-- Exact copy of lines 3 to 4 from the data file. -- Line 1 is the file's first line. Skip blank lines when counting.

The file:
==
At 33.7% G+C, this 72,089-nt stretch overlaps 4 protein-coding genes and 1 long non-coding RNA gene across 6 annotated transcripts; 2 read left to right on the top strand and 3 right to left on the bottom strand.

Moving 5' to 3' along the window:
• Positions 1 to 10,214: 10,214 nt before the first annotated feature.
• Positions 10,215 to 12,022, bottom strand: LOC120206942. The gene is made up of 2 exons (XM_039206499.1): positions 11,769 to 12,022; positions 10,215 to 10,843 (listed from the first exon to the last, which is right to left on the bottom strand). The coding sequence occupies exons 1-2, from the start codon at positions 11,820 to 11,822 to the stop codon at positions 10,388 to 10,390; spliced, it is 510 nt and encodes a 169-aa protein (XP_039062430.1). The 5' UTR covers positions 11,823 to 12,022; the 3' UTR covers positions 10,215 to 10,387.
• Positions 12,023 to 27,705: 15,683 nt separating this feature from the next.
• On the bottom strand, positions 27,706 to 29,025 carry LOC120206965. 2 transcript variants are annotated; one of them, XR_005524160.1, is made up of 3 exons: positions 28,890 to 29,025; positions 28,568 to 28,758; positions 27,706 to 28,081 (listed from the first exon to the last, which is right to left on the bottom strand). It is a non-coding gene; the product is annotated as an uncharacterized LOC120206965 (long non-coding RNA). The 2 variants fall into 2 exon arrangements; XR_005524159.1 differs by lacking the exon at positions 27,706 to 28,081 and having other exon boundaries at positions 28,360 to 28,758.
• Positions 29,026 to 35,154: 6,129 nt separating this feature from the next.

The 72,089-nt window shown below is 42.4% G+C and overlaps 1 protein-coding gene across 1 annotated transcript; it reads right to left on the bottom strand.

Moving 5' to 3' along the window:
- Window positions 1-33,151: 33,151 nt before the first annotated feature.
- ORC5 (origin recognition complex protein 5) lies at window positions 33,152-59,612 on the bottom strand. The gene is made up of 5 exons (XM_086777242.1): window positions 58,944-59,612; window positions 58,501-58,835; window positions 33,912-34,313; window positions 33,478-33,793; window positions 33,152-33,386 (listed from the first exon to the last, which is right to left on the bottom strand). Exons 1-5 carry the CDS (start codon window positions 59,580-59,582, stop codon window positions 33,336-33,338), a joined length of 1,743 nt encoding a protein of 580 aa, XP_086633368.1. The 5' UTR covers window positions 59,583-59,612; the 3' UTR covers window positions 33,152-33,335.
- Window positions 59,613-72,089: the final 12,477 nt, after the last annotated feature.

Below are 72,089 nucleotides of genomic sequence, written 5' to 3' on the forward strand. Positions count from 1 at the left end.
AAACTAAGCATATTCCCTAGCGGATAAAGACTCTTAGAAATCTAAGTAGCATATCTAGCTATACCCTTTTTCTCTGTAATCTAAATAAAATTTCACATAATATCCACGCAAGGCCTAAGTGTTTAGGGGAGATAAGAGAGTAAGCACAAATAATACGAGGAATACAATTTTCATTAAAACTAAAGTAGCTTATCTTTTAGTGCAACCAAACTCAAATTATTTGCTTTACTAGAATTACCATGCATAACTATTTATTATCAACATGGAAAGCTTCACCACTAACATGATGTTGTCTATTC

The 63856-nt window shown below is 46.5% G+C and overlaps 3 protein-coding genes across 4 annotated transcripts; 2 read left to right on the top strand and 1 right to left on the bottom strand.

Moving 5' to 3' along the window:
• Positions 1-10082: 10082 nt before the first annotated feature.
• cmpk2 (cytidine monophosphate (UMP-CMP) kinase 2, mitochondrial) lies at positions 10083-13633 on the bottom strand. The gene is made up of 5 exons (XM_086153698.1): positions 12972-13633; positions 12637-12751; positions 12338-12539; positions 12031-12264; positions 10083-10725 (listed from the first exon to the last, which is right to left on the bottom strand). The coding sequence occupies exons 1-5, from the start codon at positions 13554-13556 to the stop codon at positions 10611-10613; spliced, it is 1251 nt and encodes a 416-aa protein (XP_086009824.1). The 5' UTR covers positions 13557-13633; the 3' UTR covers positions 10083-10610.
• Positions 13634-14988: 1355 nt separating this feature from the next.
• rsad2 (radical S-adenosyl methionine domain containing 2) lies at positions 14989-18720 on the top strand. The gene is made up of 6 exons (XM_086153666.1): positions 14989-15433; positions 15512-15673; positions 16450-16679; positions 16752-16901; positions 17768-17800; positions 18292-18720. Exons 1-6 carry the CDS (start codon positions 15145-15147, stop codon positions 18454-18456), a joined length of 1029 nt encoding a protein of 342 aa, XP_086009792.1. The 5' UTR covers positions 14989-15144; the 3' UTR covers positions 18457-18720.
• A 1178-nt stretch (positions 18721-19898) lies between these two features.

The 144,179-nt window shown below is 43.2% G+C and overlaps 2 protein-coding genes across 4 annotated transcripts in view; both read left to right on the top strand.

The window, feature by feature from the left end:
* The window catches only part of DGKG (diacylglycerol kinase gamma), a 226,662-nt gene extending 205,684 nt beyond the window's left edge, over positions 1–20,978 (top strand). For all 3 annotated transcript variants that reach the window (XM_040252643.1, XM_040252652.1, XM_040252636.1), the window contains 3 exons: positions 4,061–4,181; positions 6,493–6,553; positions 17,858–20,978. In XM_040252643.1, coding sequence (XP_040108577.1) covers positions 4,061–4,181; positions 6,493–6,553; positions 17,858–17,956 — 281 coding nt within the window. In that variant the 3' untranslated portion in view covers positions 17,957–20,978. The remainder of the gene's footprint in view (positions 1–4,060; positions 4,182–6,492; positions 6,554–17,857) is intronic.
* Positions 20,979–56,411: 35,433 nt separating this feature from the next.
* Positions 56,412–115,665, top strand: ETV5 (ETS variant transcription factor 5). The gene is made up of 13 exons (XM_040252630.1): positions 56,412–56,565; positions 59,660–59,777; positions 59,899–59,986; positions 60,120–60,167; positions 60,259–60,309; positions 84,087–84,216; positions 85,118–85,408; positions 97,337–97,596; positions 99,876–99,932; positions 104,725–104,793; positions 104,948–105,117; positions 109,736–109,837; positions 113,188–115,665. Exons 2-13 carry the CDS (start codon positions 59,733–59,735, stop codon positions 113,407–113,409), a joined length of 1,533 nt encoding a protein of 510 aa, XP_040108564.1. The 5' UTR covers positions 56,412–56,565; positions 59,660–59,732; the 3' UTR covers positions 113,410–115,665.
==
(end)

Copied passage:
• Positions 1 to 10,214: 10,214 nt before the first annotated feature.
• Positions 10,215 to 12,022, bottom strand: LOC120206942. The gene is made up of 2 exons (XM_039206499.1): positions 11,769 to 12,022; positions 10,215 to 10,843 (listed from the first exon to the last, which is right to left on the bottom strand). The coding sequence occupies exons 1-2, from the start codon at positions 11,820 to 11,822 to the stop codon at positions 10,388 to 10,390; spliced, it is 510 nt and encodes a 169-aa protein (XP_039062430.1). The 5' UTR covers positions 11,823 to 12,022; the 3' UTR covers positions 10,215 to 10,387.